Boston voters appear likely to make history by electing the city’s first-ever female mayor this fall, according to a Suffolk University/Boston Globe poll of likely September preliminary election voters taken June 23-26.
Of the eight candidates who will appear on the September 14 preliminary election ballot, voters’ top four choices were women: Boston At-Large Councilor Michelle Wu (23%), Acting Mayor Kim Janey (22%), At-Large Councilor Annissa Essaibi George (14%) and District 4 Councilor Andrea Campbell (11%).
Following the top four were State Representative Jon Santiago (5%), former Chief of Economic Development John Barros (2%), and retired Boston police officer Robert Cappucci and North End resident Richard Spagnuolo, who had a combined 1%. Undecided voters still make up a significant portion of the electorate, at 22%.
“Even though September 14 is just the preliminary election, it promises to be a landmark one for Boston,” said David Paleologos, director of the Suffolk University Political Research Center. “With 70% of likely voters already choosing one of the female candidates, it appears the political die has been cast.” The top two vote-getters will face off in the November 2 general election.
Paleologos pointed out that the biggest block of undecided voters is Hispanics, at 33%, adding that “frontrunners have a real opportunity to make their case to this group of voters.”
"If the preliminary election for Boston mayor was held today, for whom would you vote or toward whom do you lean at this time?"
Voters appeared enthusiastic about the diverse slate of candidates, with 65% saying that electing a woman to the office of mayor is “very/somewhat” important. A similar percentage said it was “very/somewhat” important to elect a Black candidate or another person of color.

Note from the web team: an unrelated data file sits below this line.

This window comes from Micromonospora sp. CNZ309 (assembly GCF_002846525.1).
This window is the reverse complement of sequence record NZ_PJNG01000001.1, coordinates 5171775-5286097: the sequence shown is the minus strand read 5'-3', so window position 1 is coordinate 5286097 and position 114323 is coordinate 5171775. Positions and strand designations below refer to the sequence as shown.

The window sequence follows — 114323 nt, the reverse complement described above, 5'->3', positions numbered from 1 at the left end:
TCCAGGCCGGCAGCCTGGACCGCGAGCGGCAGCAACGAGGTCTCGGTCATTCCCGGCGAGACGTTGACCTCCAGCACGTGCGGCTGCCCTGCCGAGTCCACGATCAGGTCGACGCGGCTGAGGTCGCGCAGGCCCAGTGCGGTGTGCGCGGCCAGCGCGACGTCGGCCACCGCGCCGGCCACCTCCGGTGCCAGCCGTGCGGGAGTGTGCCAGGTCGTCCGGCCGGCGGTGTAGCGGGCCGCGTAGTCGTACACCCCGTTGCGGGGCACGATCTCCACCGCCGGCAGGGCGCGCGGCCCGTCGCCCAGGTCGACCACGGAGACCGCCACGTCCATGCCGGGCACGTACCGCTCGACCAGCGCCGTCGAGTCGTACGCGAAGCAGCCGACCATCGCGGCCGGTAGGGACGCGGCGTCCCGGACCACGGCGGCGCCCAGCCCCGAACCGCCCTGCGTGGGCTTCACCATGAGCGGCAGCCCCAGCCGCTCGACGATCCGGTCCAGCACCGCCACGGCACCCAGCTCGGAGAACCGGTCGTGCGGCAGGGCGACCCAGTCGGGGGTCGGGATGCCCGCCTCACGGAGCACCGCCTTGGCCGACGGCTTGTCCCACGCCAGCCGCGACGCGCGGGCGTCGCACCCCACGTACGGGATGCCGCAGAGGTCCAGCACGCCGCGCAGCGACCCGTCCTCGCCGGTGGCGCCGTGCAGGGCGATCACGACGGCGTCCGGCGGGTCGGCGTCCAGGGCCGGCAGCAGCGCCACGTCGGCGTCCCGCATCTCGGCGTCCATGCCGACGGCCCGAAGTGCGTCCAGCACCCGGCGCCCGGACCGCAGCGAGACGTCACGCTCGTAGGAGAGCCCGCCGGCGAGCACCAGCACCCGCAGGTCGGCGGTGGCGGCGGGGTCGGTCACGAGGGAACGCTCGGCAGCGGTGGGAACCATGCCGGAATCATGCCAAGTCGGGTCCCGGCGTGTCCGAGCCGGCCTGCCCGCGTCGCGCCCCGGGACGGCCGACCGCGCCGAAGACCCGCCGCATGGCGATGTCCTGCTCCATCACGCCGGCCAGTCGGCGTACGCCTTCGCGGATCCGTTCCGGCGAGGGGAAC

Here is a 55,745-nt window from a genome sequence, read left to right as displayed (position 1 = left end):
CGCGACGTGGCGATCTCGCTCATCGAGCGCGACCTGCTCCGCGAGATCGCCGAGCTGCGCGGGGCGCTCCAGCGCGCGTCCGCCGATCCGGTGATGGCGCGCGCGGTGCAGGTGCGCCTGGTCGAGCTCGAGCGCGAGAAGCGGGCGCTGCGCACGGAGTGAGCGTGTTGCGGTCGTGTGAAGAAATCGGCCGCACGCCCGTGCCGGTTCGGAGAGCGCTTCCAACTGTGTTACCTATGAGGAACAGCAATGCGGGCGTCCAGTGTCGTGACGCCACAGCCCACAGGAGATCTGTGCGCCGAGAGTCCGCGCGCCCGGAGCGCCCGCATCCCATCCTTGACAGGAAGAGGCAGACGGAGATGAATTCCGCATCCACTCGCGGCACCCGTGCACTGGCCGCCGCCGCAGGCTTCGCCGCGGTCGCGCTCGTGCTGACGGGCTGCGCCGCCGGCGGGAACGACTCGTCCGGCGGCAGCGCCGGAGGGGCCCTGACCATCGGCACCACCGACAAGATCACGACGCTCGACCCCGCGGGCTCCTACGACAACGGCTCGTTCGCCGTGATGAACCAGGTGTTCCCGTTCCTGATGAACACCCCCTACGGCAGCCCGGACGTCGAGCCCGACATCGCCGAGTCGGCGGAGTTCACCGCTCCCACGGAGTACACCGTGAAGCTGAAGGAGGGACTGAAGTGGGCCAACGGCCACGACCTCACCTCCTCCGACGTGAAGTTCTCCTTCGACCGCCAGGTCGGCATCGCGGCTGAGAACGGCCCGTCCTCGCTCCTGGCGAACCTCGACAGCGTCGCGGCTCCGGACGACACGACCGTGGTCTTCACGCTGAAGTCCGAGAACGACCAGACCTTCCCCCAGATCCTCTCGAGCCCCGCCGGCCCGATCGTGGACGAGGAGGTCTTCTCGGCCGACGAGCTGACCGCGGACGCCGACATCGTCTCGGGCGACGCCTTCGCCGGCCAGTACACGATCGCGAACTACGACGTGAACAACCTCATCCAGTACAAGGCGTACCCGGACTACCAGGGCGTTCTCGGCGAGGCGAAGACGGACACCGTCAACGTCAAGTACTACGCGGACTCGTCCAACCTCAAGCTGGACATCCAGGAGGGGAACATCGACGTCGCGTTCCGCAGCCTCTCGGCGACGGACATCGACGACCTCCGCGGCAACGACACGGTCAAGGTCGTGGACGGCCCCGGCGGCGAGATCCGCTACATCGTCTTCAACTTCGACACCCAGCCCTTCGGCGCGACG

Voters’ top issues include housing (20%), racism/justice/equality (19%), schools/education (18%), economy/jobs (14%) and crime (11%). Nearly half of voters said that the next mayor should focus on an affordable housing strategy, even if that means less housing overall.
Poll results point to different strengths among the top four candidates, said Paleologos.
Wu enjoys widespread support across many demographics and has the highest favorability in the field. Her competitive edge is driven by those identifying as “very liberal” (57%) and by Asian-American voters (46%).
Janey leads among black voters (42%) and also among those ages 65 or older (26%), an important city election base.
George is the top vote getter among those who say crime is the most important issue (45%), those who have household members who work in public safety (34%) and those who identify as conservative (24%).
Campbell leads among households with school-age children (24%), and is close to the frontrunners in minority area precincts.
Office of Public Affairs